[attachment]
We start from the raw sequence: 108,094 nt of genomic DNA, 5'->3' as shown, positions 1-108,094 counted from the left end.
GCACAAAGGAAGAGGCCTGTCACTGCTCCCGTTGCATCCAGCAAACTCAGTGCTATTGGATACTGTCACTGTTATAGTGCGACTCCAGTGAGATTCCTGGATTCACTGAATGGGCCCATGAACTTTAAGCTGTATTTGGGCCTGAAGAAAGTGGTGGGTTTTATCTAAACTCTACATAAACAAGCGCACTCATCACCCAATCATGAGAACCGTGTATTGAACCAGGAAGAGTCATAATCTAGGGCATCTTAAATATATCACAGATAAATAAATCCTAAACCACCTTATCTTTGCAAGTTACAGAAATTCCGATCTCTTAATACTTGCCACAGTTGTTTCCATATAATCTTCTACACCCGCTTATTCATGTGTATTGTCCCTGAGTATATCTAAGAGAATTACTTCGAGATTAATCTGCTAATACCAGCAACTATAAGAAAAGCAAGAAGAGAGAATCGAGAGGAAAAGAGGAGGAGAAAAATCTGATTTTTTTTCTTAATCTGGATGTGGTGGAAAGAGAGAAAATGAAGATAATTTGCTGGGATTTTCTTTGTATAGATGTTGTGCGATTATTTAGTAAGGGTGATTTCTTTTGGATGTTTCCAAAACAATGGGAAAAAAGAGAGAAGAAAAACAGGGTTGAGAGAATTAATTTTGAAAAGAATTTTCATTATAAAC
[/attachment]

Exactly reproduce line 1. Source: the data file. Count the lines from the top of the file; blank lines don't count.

We start from the raw sequence: 108,094 nt of genomic DNA, 5'->3' as shown, positions 1-108,094 counted from the left end.